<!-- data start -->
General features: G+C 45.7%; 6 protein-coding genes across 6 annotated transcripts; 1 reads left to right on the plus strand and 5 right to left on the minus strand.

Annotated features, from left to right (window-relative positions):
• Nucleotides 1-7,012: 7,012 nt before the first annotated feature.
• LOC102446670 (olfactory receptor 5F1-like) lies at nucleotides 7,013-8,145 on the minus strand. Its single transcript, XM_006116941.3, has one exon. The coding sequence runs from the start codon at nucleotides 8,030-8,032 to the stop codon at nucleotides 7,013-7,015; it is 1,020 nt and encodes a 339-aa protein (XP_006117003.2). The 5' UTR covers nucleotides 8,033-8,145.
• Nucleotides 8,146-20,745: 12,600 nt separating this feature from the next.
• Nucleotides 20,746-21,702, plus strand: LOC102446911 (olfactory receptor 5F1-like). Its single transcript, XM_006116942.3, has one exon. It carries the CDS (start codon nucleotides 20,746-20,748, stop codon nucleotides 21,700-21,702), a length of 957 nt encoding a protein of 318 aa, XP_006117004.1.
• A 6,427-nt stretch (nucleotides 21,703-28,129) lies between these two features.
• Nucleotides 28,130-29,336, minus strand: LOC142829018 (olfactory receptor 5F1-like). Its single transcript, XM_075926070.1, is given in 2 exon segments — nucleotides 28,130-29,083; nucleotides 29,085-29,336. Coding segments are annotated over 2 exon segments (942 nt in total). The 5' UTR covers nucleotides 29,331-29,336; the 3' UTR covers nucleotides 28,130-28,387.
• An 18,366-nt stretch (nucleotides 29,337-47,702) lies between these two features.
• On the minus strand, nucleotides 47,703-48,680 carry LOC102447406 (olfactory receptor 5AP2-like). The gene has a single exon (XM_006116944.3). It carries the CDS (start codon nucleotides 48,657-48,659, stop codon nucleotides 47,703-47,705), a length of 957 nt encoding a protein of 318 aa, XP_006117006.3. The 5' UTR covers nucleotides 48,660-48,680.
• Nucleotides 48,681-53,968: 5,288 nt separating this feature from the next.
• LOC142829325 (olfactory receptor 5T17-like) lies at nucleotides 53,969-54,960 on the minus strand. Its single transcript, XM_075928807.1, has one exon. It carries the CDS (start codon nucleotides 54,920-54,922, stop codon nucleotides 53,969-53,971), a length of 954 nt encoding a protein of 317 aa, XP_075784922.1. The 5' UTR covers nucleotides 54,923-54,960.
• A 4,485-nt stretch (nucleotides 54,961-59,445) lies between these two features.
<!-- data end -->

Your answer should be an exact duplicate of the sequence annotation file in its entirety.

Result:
General features: G+C 45.7%; 6 protein-coding genes across 6 annotated transcripts; 1 reads left to right on the plus strand and 5 right to left on the minus strand.

Annotated features, from left to right (window-relative positions):
• Nucleotides 1-7,012: 7,012 nt before the first annotated feature.
• LOC102446670 (olfactory receptor 5F1-like) lies at nucleotides 7,013-8,145 on the minus strand. Its single transcript, XM_006116941.3, has one exon. The coding sequence runs from the start codon at nucleotides 8,030-8,032 to the stop codon at nucleotides 7,013-7,015; it is 1,020 nt and encodes a 339-aa protein (XP_006117003.2). The 5' UTR covers nucleotides 8,033-8,145.
• Nucleotides 8,146-20,745: 12,600 nt separating this feature from the next.
• Nucleotides 20,746-21,702, plus strand: LOC102446911 (olfactory receptor 5F1-like). Its single transcript, XM_006116942.3, has one exon. It carries the CDS (start codon nucleotides 20,746-20,748, stop codon nucleotides 21,700-21,702), a length of 957 nt encoding a protein of 318 aa, XP_006117004.1.
• A 6,427-nt stretch (nucleotides 21,703-28,129) lies between these two features.
• Nucleotides 28,130-29,336, minus strand: LOC142829018 (olfactory receptor 5F1-like). Its single transcript, XM_075926070.1, is given in 2 exon segments — nucleotides 28,130-29,083; nucleotides 29,085-29,336. Coding segments are annotated over 2 exon segments (942 nt in total). The 5' UTR covers nucleotides 29,331-29,336; the 3' UTR covers nucleotides 28,130-28,387.
• An 18,366-nt stretch (nucleotides 29,337-47,702) lies between these two features.
• On the minus strand, nucleotides 47,703-48,680 carry LOC102447406 (olfactory receptor 5AP2-like). The gene has a single exon (XM_006116944.3). It carries the CDS (start codon nucleotides 48,657-48,659, stop codon nucleotides 47,703-47,705), a length of 957 nt encoding a protein of 318 aa, XP_006117006.3. The 5' UTR covers nucleotides 48,660-48,680.
• Nucleotides 48,681-53,968: 5,288 nt separating this feature from the next.
• LOC142829325 (olfactory receptor 5T17-like) lies at nucleotides 53,969-54,960 on the minus strand. Its single transcript, XM_075928807.1, has one exon. It carries the CDS (start codon nucleotides 54,920-54,922, stop codon nucleotides 53,969-53,971), a length of 954 nt encoding a protein of 317 aa, XP_075784922.1. The 5' UTR covers nucleotides 54,923-54,960.
• A 4,485-nt stretch (nucleotides 54,961-59,445) lies between these two features.